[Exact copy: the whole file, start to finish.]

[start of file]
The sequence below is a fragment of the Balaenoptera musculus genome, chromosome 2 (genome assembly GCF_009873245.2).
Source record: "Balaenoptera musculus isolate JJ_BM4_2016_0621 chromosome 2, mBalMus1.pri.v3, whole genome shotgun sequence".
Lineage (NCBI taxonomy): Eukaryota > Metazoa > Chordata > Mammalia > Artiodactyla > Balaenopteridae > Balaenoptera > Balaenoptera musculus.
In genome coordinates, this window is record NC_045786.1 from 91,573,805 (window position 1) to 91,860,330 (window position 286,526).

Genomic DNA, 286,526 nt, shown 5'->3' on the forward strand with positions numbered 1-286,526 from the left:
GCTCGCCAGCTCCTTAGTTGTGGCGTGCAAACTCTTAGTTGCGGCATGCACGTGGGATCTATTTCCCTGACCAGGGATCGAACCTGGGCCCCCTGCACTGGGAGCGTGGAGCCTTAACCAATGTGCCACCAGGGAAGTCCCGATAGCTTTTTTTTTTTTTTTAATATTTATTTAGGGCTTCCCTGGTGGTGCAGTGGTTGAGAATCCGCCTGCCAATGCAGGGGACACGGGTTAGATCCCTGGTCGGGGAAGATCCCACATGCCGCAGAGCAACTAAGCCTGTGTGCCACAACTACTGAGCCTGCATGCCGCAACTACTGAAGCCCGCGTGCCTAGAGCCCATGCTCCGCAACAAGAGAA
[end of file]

The sequence below is a fragment of the Balaenoptera musculus genome, chromosome 2 (genome assembly GCF_009873245.2).
Source record: "Balaenoptera musculus isolate JJ_BM4_2016_0621 chromosome 2, mBalMus1.pri.v3, whole genome shotgun sequence".
Lineage (NCBI taxonomy): Eukaryota > Metazoa > Chordata > Mammalia > Artiodactyla > Balaenopteridae > Balaenoptera > Balaenoptera musculus.
In genome coordinates, this window is record NC_045786.1 from 91,573,805 (window position 1) to 91,860,330 (window position 286,526).

Genomic DNA, 286,526 nt, shown 5'->3' on the forward strand with positions numbered 1-286,526 from the left:
GCTCGCCAGCTCCTTAGTTGTGGCGTGCAAACTCTTAGTTGCGGCATGCACGTGGGATCTATTTCCCTGACCAGGGATCGAACCTGGGCCCCCTGCACTGGGAGCGTGGAGCCTTAACCAATGTGCCACCAGGGAAGTCCCGATAGCTTTTTTTTTTTTTTTAATATTTATTTAGGGCTTCCCTGGTGGTGCAGTGGTTGAGAATCCGCCTGCCAATGCAGGGGACACGGGTTAGATCCCTGGTCGGGGAAGATCCCACATGCCGCAGAGCAACTAAGCCTGTGTGCCACAACTACTGAGCCTGCATGCCGCAACTACTGAAGCCCGCGTGCCTAGAGCCCATGCTCCGCAACAAGAGAA